Generalized additive models — who does research on them besides Simon Wood?

I use GAMs more and more. When I go to provide references for their various components (smoothing parameter selection, various spline bases, p-values of smooth terms), they are all from one researcher — Simon Wood, at the University of Bath, in England.

He is also the maintainer of mgcv in R, which implements his body of work. mgcv is enormously complex, but works remarkably well.

There is older stuff, for sure. The original idea is credited to Hastie & Tibshirani, and a great older textbook was written by Ruppert et al in 2003.

As an applied person, I don’t have much of a feel for the zeitgeist among academic statisticians. How is his work regarded? Is it a bit strange that one researcher has done so much in one area? Or is there other work that simply isn’t noticed as much because it doesn’t get put inside of mgcv? I don’t see GAMs used that much, though the material is reasonably accessible to people with statistical training, and the software is quite well-developed. Is there much of a “back-story”?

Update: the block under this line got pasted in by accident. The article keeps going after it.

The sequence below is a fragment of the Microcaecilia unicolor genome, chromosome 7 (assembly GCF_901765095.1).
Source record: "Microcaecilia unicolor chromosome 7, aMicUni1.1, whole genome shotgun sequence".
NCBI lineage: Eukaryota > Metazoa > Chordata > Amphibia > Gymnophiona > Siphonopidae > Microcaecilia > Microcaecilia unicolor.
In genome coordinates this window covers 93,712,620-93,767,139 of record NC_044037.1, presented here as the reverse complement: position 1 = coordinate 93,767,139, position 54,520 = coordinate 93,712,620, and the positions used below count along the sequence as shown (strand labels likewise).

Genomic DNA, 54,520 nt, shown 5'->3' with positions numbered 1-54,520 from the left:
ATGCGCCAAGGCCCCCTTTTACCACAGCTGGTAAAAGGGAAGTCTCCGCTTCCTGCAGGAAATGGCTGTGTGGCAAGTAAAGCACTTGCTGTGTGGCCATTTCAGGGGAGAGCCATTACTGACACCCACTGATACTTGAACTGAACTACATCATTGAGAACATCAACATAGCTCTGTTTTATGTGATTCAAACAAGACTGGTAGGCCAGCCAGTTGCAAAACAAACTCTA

Recommendations of perspectives pieces and other similar stuff from stat journals would be appreciated.


There are many researchers on GAMs: it’s just that basically the same model (GLM with linear predictor given by sum of smooth functions) is given lots of different names. You’ll find models that you could refer to as GAMs called: semiparametric regression models, smoothing spline ANOVA models, structured additive regression models, generalized linear additive structure models, generalized additive models for location scale and shape, Gaussian latent variable models, etc.

A small selection of researchers on GAM-related topics with a computational angle is:

Ray Carroll, Maria Durban, Paul Eilers, Trevor Hastie, Chong Gu, Sonja Greven, Thomas Kneib, Stephan Lang, Brian Marx, Bob Rigby, David Ruppert, Harvard Rue, Fabian Scheipl, Mikis Stasinopoulus, Matt Wand, Grace Wahba, Thomas Yee.

(and there are a whole lot more people working on boosted GAMs, GAM-related theory and closely related functional data analysis methods). My papers are mostly about developing GAM methods that are efficient and general to compute with, but that’s certainly not all there is to say on the subject.

Source : Link , Question Author : user59828 , Answer Author : Nick Cox

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